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1972 Pro Best Ten Final, Game 2

How to Read Japanese Go Analysis

From the Kidō Yearbook, April 1973

Here is the ultimate challenge in reading Japanese go analysis: a page from the 1973 Kido Go Yearbook (棋道1973囲碁年鑑). (The second page is given here, the first page last month.)

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imageBelow that, one sees the characters: 4月臨時増刊号(Shigatsu Rinji Zōkan-Gō = April Special [literally “Temporary”] Publication Issue) and on the right side of the line:日本棋院発行 (Nihon Ki-in Hakkō = Nihon Ki-in Publication). For GoWizardry, instead of the usual format this time the material is broken down piece by piece, with notes given right next to the original Japanese. Therefore, although this is complex work, it is not beyond anybody’s comprehension.

The game here is from the Pro Best Ten tournament: プロ十傑戦決勝五番勝負 (Puro Jūkessen Kesshō Goban Shōbu) (= Pro Best Ten Final, Best of Five [i.e., three wins needed for victory]) 第2局 Dai 2 Kyoku (= Game 2)

Black (先番 = Senban): Honinbō (本因坊) Ishida Shūhō (石田秀芳) Note: Shūhō was the honorary name Ishida assumed when he won the Honinbō title.

Win by resignation (中押勝 = Chūoshi-kachi) 9 dan (= 九段 = kudan) Iwata Tatsuaki (岩田達明)

Note: Instead of indicating that Iwata played White, the only notation is that he won the game by resignation. However, Chūoshi-kachi (中押勝) literally means “While Pushing, Wins,” that is, while still playing, the opponent gave up. Had the result been the reverse, with Black winning by resignation, those characters, 中押勝, would have been displayed over the 先番 above Ishida’s name.

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imageHere is the first paragraph. It starts with: [第2譜] (= Dai Ni Fu = Figure 2)

白2まで(Shiro 2 made = up to White 2) ともかく(= tomokaku = anyway) 右方(= uhō = right direction) の (= no = possessive particle) 白の (= shiro no = white’s) 一団 (= ichidan = one group) は(= wa = topic particle) つながった。(= tsunagatta = connected.) Note thatつながった(tsunagatta) is the past tense of the verb つながる (tsunagaru = to connect). とはいえ(= to wa ie = even in saying) 白は(= shiro wa = as for white) ダメを(= dame wo = upon empty points) だけ (= dake = only) で (= de = copula infinitive = is and) 左方 (= sahō = left direction) の (= no = possessive particle) 一団は(= ichidan wa = as for the group) 依然 (izen = as before) 不安で (= fuan de = is uneasy and) 白の(= shiro no = white’s) 苦戦 (= kusen = painful fight) に変わりはない。(ni kawari wa nai = there is no change.) ところが(= Tokoro ga = However,) 黒3 が(= kuro san ga = Black 3 is; note that “ga” is the subject particle and really does not mean “is”) 大変な (= taihen na = a terrible; note that “na” is necessary as a modifier) 打ち過ぎ(= uchi-sugi = overplay). この一手 (= kono itte = This one move) によって(= ni yotte = due to) 攻守は(= kōshu wa = as for the attack and defense) 主客転倒する (= shukaku tentō = host/guest reversal, i.e., turn the tables) のだから(= no dakara = therefore; note that “no” indicates that “this is the situation” ) 恐ろしい。(= osoroshii = frightening.)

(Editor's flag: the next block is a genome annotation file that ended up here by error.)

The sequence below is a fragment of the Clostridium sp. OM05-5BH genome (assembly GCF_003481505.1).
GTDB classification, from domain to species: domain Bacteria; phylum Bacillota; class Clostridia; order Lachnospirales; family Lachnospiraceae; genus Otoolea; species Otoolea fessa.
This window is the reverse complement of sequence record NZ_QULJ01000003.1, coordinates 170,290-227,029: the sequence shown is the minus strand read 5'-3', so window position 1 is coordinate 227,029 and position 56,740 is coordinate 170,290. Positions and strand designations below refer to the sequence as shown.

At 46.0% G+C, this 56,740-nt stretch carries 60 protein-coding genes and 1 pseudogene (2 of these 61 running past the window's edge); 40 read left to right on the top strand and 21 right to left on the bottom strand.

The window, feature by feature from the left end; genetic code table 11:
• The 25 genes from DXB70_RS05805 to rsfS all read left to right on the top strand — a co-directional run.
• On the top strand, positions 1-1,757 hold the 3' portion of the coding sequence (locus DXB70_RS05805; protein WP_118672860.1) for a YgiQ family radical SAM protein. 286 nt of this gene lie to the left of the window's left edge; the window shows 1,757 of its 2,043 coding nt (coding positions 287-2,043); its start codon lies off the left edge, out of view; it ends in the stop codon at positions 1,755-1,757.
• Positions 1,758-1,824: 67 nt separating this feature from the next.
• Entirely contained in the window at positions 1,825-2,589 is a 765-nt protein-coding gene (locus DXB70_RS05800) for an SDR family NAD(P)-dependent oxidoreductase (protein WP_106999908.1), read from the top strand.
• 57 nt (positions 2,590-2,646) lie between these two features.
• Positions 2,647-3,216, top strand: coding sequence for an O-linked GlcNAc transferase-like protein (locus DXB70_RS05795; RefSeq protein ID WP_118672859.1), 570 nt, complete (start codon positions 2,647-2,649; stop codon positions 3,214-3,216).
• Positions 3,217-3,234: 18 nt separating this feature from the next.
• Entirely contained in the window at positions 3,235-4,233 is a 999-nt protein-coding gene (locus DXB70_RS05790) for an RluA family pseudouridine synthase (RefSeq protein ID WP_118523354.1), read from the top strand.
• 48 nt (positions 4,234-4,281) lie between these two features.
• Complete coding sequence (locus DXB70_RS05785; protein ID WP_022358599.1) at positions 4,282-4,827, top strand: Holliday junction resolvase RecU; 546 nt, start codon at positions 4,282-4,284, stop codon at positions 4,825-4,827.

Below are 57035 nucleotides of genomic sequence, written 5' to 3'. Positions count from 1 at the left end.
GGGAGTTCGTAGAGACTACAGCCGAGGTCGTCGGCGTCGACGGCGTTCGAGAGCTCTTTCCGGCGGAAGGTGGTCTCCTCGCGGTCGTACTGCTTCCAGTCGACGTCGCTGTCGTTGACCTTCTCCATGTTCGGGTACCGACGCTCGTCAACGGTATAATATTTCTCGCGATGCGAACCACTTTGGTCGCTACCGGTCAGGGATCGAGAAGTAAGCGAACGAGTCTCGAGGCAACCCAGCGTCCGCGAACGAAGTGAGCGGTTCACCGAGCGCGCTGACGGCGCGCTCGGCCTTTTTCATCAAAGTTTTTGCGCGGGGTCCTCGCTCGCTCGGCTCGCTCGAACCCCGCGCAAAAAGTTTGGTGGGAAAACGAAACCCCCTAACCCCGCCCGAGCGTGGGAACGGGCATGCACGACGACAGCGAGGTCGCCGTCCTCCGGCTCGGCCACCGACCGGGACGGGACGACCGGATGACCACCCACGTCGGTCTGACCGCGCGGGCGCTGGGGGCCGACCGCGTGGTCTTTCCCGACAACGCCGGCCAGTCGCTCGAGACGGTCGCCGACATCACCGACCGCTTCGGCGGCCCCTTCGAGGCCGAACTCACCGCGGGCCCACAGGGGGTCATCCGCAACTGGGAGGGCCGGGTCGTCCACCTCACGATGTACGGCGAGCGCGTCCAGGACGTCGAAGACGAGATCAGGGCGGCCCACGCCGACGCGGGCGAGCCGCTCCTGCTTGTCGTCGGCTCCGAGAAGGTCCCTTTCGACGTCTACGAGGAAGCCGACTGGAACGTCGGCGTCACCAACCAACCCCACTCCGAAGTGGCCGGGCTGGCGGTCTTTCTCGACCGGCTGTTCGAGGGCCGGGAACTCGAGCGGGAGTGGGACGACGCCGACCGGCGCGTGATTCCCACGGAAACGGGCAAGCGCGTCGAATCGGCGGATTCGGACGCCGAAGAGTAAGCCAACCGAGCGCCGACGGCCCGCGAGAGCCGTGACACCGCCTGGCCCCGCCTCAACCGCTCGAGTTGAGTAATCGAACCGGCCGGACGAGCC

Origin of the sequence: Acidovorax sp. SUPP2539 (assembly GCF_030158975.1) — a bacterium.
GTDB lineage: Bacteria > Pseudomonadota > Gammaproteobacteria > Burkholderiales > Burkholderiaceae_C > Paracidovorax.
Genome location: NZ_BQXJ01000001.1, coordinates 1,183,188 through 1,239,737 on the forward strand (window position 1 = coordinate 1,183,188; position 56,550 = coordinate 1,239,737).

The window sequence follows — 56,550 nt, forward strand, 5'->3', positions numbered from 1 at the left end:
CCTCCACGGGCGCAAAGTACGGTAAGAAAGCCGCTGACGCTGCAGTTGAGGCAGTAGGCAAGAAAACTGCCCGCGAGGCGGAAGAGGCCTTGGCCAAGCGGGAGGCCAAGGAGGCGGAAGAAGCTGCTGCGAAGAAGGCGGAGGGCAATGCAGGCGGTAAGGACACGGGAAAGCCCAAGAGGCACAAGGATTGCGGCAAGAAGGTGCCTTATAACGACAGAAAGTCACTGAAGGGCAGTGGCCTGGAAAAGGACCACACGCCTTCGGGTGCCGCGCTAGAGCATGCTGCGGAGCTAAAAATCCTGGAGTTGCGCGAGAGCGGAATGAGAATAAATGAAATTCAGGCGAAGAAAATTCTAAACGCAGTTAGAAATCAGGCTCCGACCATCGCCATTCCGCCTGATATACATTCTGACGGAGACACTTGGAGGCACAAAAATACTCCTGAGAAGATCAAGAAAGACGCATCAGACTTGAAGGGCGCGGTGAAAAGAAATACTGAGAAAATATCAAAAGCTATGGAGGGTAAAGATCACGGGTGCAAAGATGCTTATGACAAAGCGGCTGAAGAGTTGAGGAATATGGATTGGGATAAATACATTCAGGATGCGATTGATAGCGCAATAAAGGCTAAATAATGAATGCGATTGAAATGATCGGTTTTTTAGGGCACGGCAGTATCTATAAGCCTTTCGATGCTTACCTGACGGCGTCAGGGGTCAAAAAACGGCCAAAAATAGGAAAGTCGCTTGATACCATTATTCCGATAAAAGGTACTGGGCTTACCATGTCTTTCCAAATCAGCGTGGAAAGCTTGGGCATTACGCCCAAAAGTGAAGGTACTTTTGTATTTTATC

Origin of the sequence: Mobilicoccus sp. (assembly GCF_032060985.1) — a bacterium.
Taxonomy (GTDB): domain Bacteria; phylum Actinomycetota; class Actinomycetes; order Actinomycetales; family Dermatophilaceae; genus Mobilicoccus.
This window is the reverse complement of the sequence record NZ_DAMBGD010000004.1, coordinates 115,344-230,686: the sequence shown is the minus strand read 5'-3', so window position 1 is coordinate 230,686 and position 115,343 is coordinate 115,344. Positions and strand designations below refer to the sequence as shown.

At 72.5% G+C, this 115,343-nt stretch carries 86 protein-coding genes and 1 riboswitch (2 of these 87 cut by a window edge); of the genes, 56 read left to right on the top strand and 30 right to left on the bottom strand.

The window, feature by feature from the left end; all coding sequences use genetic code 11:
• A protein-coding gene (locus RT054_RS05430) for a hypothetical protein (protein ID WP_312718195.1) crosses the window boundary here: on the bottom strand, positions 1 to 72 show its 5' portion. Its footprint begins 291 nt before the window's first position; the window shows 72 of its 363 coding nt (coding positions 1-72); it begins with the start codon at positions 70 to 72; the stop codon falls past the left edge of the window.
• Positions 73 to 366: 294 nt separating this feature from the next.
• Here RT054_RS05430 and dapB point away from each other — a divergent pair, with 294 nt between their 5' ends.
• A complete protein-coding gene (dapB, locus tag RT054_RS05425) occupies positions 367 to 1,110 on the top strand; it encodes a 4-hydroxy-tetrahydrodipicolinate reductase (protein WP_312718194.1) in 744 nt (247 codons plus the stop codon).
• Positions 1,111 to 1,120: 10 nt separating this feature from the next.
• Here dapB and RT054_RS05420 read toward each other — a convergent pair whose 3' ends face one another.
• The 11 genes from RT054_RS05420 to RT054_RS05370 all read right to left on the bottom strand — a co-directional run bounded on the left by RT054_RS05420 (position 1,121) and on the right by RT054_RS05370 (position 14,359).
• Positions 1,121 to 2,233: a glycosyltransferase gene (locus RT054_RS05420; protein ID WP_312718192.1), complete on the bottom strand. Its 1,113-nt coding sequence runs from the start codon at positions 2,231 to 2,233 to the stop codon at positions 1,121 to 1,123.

So the translation is: One way or another, White managed to connect to the group on the right. All the same, White just connected on empty points, and the group to the left was unsettled as before, so there was no change in regards to White’s difficult fight. However, Black 3 is a terrible overplay, and with this one move the tables were turned, which is frightening.

Ishida Honinbō on the left below is all smiles after winning a game in the 9th Annual Pro Best Ten Title Match against Iwata Tatsuaki 9 dan.

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imageThe second paragraph:黒3は(= Kuro san wa = As for Black 3) 53の断点(= gojū-san no danten = cutting point at 53) を狙ったもの (= wo neratta mono = aimed at; note that “mono” means “thing” usually, but sometimes, as here, means “typically”) だが(= da ga = is but) これで (= kore de = with this) は (= wa = topic particle = as for) 黒6と(= kuro roku to = with Black 6) 手厚く (= te-atsuku = thickly, i.e., in a strong way) 備えて (= sonaete = prepare [things]) おくべき (= oku beki = better to set, i.e., put [something in a certain way] should [be done]) だった。(= datta = was.) それなら (= sore nara = If that, i.e., “such being the case”) 白の(= shiro no = White’s) 苦戦は続くはずだった。(= kusen wa tsuzuku hazu data. = difficult fight continuing expected.) その一瞬の虚をついた (= Sono isshun no uro wo tsuita = That momentary hole penetrated; note that虚is an offbeat kanji, that is, it is not standard and is hard to read; that is one of the pleasures that Kidō provided: it used literary language that stretched one’s skills; 虚is similar to 嘘 = uso, or “lie,” and since that is a kanji that everyone knows, one can understand that the meaning here is something like an “undependable point”) 白4が (= 白4 ga = White 4 is; note that “ga” is the subject particle and does not really mean “is,” here it just identifies “White 4” as the subject) 捨て身の(= sute-mi no = sacrifice) 勝負手(= shōbu-te = win-or-lose move, “do-or-die move”) これに対して(= kore ni taishite = opposing this) 黒5と (kuro go to = with Black 5) オサえた (= osaeta = blocked; note that the “osa” part is in katakana; that is because the word “osaeru,” or “to block” is a technical go term) のが (= no ga = thing is; note that “no” is the equivalent of “mono,” or “thing” and “ga” is the subject particle) 敗着 (= haichaku = losing move; note that this is another go term that one will not find in ordinary dictionaries) になった。(= ni natta = became, i.e. ended as). 白6の(= Shiro roku no = White 6’s; note that until the rest of the sentence is read, exact what “belongs to White 6” is unknown) 切断から(= setsudan kara = following the cut) 8とピンとついでは(= hachi to pin to tsuide wa = connecting precisely with 8; note that “pin” is written in katana in order to emphasize it, although “pinto” written completely in katakana means “in focus,” a technical photographic term) 完全に(= kanzen ni = perfectly) 攻守所を(= kōshu-sho wo = attack and defense place as the object) 変えた。(= kaeta = changed.) 黒5では (= Kuro go de wa = For Black 5) まだしも(= mada shimo = even still, i.e., even now) 8に出ていれば (= hachi ni dete ireba = if pushing through at 8) むずかしく (= muzukashiku = difficult and; note that the “ku” ending here is equivalent to the “kute” ending, i.e., some state exists, and…) どうなるか分からなかった。 (= dō naru ka wakaranakatta = no way of knowing how it becomes, i.e., how it would turn out.) 中央を(= Chūō wo = The center as the object) 切断されて (= setsudan sarette = is cut and) 黒は(= kuro wa = as for Black) 上下とも (= jō ge tomo = both above and below) いっぺんに (= ippen ni = in general, i.e., across the board) 薄くなった。(= usuku natta. = became thin. Note: the word “usui” basically means “thin,” but in go this generally also means weak. I always translate this as “thin and weak” because many players do not automatically associate thinness with weakness.)